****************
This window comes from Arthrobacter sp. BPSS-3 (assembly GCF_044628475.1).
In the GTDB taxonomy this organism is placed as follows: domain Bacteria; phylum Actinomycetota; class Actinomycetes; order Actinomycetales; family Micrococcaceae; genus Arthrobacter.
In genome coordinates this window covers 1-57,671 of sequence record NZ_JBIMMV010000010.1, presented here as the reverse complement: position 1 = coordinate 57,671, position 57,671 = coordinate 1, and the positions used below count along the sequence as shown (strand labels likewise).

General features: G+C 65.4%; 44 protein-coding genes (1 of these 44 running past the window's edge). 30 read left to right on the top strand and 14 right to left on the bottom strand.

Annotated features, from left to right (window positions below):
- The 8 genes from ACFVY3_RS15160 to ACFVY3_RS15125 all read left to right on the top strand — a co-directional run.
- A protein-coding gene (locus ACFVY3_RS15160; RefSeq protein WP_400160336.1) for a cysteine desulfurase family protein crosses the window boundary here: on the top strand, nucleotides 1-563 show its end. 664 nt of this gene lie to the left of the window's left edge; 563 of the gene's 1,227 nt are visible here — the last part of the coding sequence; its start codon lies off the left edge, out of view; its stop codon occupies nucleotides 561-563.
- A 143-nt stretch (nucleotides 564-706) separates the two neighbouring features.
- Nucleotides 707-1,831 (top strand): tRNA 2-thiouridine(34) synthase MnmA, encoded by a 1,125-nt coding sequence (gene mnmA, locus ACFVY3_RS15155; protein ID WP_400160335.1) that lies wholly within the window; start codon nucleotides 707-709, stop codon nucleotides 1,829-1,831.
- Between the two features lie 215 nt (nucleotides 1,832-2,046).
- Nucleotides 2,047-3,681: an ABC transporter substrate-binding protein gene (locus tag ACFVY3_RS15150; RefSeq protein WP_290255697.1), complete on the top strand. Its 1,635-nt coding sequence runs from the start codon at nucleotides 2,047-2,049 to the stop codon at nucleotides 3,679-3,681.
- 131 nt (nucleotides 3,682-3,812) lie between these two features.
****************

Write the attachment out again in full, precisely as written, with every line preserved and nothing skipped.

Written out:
This window comes from Arthrobacter sp. BPSS-3 (assembly GCF_044628475.1).
In the GTDB taxonomy this organism is placed as follows: domain Bacteria; phylum Actinomycetota; class Actinomycetes; order Actinomycetales; family Micrococcaceae; genus Arthrobacter.
In genome coordinates this window covers 1-57,671 of sequence record NZ_JBIMMV010000010.1, presented here as the reverse complement: position 1 = coordinate 57,671, position 57,671 = coordinate 1, and the positions used below count along the sequence as shown (strand labels likewise).

General features: G+C 65.4%; 44 protein-coding genes (1 of these 44 running past the window's edge). 30 read left to right on the top strand and 14 right to left on the bottom strand.

Annotated features, from left to right (window positions below):
- The 8 genes from ACFVY3_RS15160 to ACFVY3_RS15125 all read left to right on the top strand — a co-directional run.
- A protein-coding gene (locus ACFVY3_RS15160; RefSeq protein WP_400160336.1) for a cysteine desulfurase family protein crosses the window boundary here: on the top strand, nucleotides 1-563 show its end. 664 nt of this gene lie to the left of the window's left edge; 563 of the gene's 1,227 nt are visible here — the last part of the coding sequence; its start codon lies off the left edge, out of view; its stop codon occupies nucleotides 561-563.
- A 143-nt stretch (nucleotides 564-706) separates the two neighbouring features.
- Nucleotides 707-1,831 (top strand): tRNA 2-thiouridine(34) synthase MnmA, encoded by a 1,125-nt coding sequence (gene mnmA, locus ACFVY3_RS15155; protein ID WP_400160335.1) that lies wholly within the window; start codon nucleotides 707-709, stop codon nucleotides 1,829-1,831.
- Between the two features lie 215 nt (nucleotides 1,832-2,046).
- Nucleotides 2,047-3,681: an ABC transporter substrate-binding protein gene (locus tag ACFVY3_RS15150; RefSeq protein WP_290255697.1), complete on the top strand. Its 1,635-nt coding sequence runs from the start codon at nucleotides 2,047-2,049 to the stop codon at nucleotides 3,679-3,681.
- 131 nt (nucleotides 3,682-3,812) lie between these two features.